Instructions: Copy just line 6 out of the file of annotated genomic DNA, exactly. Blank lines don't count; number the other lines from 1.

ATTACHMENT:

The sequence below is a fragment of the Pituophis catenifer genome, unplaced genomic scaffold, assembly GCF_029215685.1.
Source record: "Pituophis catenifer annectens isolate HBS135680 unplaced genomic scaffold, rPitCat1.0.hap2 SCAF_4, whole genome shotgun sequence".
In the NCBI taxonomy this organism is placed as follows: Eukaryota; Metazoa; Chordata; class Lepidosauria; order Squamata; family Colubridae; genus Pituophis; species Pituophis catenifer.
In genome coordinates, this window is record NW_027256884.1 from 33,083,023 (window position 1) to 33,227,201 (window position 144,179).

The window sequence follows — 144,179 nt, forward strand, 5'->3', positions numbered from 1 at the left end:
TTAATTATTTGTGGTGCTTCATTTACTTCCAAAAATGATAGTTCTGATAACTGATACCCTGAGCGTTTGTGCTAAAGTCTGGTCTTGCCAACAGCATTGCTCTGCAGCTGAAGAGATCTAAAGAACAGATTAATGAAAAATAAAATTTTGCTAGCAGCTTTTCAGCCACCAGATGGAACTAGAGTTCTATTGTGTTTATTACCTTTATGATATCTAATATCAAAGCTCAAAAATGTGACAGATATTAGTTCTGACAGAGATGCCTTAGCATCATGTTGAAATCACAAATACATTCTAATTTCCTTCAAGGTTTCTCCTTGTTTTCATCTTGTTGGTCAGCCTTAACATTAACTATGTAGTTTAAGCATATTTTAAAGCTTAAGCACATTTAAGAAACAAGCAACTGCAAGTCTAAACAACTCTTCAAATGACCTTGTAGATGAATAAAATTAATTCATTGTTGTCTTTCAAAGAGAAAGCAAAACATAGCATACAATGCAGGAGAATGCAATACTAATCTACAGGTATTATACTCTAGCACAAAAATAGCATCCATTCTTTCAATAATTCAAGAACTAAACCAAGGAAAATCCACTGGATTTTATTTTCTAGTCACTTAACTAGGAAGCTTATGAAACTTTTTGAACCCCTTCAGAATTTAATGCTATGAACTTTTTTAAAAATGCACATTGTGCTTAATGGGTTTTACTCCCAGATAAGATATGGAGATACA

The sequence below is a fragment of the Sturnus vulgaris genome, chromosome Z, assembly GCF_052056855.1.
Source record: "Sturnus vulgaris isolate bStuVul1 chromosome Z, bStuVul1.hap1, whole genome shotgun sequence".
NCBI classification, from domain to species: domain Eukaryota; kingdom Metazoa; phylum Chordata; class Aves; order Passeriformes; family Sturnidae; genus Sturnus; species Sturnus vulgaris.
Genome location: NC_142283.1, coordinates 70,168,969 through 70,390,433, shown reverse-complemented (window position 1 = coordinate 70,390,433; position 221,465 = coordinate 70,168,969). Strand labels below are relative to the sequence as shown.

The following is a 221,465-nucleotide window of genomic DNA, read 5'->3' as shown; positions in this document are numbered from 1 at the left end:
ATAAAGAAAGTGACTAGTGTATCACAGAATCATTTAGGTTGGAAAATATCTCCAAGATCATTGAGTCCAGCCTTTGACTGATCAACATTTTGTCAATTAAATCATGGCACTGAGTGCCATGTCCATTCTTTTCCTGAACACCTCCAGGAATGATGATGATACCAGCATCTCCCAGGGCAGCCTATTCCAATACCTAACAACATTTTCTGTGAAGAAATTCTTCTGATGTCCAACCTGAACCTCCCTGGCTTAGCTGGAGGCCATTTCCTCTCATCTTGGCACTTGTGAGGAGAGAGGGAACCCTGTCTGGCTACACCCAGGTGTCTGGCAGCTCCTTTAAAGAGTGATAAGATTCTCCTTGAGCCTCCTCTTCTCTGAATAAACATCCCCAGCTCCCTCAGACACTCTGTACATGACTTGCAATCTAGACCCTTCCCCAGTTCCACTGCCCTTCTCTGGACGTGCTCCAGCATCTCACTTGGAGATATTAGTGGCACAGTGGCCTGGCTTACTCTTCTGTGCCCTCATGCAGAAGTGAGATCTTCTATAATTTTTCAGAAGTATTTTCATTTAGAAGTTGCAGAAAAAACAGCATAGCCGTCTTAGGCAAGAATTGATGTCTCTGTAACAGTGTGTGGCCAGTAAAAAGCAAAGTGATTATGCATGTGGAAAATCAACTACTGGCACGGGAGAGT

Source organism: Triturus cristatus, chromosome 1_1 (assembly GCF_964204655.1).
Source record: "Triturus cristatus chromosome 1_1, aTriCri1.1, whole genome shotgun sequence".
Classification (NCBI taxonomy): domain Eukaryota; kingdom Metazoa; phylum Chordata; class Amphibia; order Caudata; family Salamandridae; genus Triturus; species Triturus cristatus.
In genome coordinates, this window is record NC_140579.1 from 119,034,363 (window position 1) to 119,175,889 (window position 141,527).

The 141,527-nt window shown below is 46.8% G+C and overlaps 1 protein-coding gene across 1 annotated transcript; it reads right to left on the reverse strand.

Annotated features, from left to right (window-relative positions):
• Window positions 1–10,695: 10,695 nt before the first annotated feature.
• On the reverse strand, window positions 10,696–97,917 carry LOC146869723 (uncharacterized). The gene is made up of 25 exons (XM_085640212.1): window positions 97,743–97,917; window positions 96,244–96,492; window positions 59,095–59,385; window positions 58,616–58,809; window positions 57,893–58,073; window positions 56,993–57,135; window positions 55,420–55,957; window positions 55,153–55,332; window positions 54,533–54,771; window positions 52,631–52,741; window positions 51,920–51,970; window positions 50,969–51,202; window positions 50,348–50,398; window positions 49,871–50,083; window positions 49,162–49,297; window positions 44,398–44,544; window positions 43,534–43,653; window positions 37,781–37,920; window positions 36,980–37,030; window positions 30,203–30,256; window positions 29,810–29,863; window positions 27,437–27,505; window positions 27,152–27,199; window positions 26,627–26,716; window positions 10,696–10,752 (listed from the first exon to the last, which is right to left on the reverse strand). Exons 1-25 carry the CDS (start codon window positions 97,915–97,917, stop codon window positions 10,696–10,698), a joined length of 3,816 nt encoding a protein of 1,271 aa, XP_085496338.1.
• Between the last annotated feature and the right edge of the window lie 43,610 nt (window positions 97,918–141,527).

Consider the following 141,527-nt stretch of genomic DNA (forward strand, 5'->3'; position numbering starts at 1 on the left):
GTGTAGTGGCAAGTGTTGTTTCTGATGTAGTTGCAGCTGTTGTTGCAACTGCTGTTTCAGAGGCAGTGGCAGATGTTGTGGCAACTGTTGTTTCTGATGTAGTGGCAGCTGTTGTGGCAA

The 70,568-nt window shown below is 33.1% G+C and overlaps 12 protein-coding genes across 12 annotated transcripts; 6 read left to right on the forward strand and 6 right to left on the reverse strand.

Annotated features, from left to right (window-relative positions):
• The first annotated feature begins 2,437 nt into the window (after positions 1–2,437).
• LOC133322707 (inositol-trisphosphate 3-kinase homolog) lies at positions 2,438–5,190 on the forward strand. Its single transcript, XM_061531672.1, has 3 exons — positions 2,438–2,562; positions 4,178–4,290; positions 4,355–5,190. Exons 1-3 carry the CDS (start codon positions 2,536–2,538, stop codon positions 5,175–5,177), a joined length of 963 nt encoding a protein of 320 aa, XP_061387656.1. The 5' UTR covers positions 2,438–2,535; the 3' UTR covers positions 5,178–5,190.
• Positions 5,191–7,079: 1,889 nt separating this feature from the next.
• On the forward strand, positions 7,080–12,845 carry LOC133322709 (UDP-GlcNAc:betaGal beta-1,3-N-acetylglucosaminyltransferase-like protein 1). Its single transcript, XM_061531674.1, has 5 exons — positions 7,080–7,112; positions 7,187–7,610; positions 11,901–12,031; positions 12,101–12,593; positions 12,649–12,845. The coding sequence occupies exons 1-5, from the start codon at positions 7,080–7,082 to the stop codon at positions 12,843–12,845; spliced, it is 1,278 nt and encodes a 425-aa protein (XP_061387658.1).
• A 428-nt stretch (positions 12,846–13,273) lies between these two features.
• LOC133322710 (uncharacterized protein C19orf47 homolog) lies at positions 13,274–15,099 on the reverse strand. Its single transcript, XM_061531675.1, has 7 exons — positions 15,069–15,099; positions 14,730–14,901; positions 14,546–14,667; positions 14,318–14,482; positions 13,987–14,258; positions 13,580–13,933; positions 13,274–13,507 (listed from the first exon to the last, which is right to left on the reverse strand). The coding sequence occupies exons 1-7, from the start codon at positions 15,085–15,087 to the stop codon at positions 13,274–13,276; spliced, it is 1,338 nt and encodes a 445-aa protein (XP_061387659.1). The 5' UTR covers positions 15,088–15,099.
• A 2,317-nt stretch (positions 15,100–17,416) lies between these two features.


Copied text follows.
TTAATTATTTGTGGTGCTTCATTTACTTCCAAAAATGATAGTTCTGATAACTGATACCCTGAGCGTTTGTGCTAAAGTCTGGTCTTGCCAACAGCATTGCTCTGCAGCTGAAGAGATCTAAAGAACAGATTAATGAAAAATAAAATTTTGCTAGCAGCTTTTCAGCCACCAGATGGAACTAGAGTTCTATTGTGTTTATTACCTTTATGATATCTAATATCAAAGCTCAAAAATGTGACAGATATTAGTTCTGACAGAGATGCCTTAGCATCATGTTGAAATCACAAATACATTCTAATTTCCTTCAAGGTTTCTCCTTGTTTTCATCTTGTTGGTCAGCCTTAACATTAACTATGTAGTTTAAGCATATTTTAAAGCTTAAGCACATTTAAGAAACAAGCAACTGCAAGTCTAAACAACTCTTCAAATGACCTTGTAGATGAATAAAATTAATTCATTGTTGTCTTTCAAAGAGAAAGCAAAACATAGCATACAATGCAGGAGAATGCAATACTAATCTACAGGTATTATACTCTAGCACAAAAATAGCATCCATTCTTTCAATAATTCAAGAACTAAACCAAGGAAAATCCACTGGATTTTATTTTCTAGTCACTTAACTAGGAAGCTTATGAAACTTTTTGAACCCCTTCAGAATTTAATGCTATGAACTTTTTTAAAAATGCACATTGTGCTTAATGGGTTTTACTCCCAGATAAGATATGGAGATACA